We consider coastal waters to be essentially “Production seascapes” – where fish are ours for the taking. This is so ingrained in our cultural mindset that rarely do we think of coastal waters as complex biological systems. In fact, we do not even have a “name” for these coastal habitats. Our ignorance of the basic biology, ecology and life history of the animals and plants in this “production seascape” is certainly one of the most important contributing factors to the overfishing crisis. My doctoral aims to contribute in efforts bridging this gap between fish ecology and fisheries management so we can work towards reducing our human impact on coastal marine ecosystems. The project does this by examining coastal fisheries in India through two lenses. The first uses genetics to determine boundaries between fish populations along the coast. The second takes a detailed look at coastal fisheries policy, to determine how coastal ecosystems are imagined by regional and national governments.
Identifying genetic structure in fish populations
In India, we manage our fisheries according to state boundaries. Neighbouring states have different rules when it comes to fishing. What this means, is that certain methods of fishing might be allowed in one state and not allowed in the neighbouring state. This form of management makes sense only if fish are also bound by state boundaries.
Yet it is hardly a surprise that fish populations do not respect political divisions. The geographic spread of their population is bound by their ability to swim, reproduce, by ocean currents, bathymetry etc and have nothing to do with how we have divided the coastline. This mismatch may be a huge problem for the sustainable management of fish. Neighbouring states may share the same population of fish while having very different rules regarding the catching of that fish. This might contribute to the overexploitation of certain fish populations and also lead to conflict between fisheries from neighbouring states.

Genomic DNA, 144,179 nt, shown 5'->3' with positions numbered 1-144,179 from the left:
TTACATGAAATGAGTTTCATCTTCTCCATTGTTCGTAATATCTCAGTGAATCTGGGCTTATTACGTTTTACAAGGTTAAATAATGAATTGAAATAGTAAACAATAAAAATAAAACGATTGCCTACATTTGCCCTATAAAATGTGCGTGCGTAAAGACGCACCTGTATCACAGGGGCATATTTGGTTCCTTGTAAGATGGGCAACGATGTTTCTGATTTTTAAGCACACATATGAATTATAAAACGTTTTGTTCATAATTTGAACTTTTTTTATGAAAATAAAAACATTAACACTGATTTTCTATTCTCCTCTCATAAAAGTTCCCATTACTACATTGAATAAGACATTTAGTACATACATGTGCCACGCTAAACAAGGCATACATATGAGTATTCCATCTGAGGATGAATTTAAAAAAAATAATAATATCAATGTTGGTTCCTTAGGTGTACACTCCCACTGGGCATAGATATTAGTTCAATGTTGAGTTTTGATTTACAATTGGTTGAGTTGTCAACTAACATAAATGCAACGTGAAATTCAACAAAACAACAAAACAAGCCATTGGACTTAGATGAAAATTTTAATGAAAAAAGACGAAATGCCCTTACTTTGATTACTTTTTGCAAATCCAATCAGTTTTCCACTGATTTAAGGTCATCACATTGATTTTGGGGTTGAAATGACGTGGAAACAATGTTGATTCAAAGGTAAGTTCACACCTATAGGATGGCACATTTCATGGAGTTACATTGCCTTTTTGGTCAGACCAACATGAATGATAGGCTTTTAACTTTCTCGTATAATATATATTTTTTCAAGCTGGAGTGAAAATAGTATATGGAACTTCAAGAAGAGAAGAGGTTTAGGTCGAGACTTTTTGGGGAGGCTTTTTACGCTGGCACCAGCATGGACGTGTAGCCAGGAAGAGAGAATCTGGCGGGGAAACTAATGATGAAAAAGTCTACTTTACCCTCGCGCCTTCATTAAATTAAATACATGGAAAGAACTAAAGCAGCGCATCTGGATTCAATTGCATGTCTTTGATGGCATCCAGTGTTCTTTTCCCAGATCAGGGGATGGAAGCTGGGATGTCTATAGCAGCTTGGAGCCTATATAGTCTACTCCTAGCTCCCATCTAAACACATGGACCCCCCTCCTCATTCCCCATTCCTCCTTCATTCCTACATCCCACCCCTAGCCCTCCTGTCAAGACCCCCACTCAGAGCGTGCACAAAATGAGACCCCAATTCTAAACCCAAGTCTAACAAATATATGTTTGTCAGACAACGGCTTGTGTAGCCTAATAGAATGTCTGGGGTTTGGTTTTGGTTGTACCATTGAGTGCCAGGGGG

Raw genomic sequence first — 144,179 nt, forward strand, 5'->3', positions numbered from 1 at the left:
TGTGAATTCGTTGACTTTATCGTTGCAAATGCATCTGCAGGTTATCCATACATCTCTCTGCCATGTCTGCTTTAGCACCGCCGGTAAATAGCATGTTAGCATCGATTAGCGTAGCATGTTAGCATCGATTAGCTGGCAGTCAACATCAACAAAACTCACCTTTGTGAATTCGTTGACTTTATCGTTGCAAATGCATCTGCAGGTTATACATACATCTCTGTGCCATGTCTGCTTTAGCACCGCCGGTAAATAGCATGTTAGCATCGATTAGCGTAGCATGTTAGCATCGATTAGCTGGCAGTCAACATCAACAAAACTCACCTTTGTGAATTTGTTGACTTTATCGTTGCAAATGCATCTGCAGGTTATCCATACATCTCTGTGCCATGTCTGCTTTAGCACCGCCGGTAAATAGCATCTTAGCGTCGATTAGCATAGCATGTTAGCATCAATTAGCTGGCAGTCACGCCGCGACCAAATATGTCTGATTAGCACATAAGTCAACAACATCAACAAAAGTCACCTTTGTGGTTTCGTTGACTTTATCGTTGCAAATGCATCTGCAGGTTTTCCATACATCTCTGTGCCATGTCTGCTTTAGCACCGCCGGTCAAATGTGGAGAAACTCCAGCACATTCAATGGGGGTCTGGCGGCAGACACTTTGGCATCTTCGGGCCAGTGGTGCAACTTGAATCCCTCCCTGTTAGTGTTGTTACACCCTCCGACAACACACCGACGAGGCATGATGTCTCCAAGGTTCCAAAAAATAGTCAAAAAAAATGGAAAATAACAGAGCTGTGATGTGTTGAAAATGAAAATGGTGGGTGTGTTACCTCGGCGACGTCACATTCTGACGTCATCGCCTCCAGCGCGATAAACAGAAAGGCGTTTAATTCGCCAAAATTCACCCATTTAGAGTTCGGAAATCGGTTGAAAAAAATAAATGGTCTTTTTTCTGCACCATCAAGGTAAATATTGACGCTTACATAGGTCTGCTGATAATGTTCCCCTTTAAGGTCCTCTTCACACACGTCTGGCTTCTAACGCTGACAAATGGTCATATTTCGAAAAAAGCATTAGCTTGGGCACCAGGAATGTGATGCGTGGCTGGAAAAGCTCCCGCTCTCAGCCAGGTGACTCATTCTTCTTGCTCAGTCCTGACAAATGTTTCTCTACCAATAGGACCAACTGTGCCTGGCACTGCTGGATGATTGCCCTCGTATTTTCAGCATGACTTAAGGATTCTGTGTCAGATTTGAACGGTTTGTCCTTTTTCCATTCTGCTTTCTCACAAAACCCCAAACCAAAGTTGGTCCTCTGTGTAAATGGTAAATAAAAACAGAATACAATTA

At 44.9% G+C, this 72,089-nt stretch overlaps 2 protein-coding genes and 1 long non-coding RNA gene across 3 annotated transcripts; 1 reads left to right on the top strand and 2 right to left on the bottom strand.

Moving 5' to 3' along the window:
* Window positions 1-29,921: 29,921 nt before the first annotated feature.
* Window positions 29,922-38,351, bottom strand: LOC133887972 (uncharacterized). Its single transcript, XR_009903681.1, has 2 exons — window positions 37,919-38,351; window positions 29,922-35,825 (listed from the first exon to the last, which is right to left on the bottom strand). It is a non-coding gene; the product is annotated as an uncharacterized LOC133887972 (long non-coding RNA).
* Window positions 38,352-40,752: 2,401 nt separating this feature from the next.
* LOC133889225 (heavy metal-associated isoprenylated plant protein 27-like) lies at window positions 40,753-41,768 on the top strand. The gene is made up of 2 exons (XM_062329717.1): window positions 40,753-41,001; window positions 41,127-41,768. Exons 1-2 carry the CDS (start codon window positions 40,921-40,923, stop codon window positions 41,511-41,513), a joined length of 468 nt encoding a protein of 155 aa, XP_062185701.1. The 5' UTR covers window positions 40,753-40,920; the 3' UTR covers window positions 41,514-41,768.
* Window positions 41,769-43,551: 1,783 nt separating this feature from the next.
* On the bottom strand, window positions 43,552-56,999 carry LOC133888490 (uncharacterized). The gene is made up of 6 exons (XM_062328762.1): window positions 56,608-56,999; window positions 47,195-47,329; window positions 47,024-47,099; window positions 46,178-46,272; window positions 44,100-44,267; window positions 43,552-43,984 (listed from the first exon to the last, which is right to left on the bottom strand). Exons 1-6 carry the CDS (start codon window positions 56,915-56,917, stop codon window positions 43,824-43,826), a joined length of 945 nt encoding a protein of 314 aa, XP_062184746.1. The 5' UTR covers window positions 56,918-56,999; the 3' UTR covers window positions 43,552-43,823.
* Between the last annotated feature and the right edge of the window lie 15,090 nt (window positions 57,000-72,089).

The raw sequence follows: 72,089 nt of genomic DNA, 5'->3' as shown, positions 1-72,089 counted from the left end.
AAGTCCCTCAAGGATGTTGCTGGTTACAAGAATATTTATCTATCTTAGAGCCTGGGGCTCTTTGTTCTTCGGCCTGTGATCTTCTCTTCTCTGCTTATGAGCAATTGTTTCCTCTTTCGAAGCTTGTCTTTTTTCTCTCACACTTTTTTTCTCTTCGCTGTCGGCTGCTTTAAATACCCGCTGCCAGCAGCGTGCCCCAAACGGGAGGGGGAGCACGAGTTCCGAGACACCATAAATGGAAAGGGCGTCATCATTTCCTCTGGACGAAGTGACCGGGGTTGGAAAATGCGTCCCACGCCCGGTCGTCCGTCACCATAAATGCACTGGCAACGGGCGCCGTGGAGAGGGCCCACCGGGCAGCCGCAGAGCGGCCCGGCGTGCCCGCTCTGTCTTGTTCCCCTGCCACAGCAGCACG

We believe that the first step to solving this issue is knowing how fish populations are distributed across the coastline. My doctoral research uses genetic techniques to answer these questions. For a start I am currently working on 9 species which are ecologically important as well as commercially valuable. My work focuses on the entire west coast of India, and on species that are typically caught in mid-sized trawlers. Using a technique called Single Nucleotide Polymorphism or SNPs, I look for differences between individuals of the species sampled along the coast. This helps identify if they come from the same population, or represent completely different populations. These results will help determine which species and populations are most at risk from a differential management along the coast.
How do we understand fish “officially”?
In India the government has a huge influence on fisheries activities. Who can fish? Where to fish? How to fish? When to fish? The answer to these questions is linked either to schemes provided by the government or rules made by the government. It is important to know what fish represent to the “official” imagination, since this translates to very real consequences on the ground in terms of money spent, infrastructure provided and rules formulated. What is more, this image can change from state to state. My doctoral project is dedicated to unpacking how the fish has been viewed through the decades by the central government and states along the west coast. This work involves a detailed analysis of policies and government regulations from the early 1900s, through independence and to the present. This analysis examines the relationship between the states and the central government, and the role that science has played in influencing fisheries policy and the way fish have been understood and managed.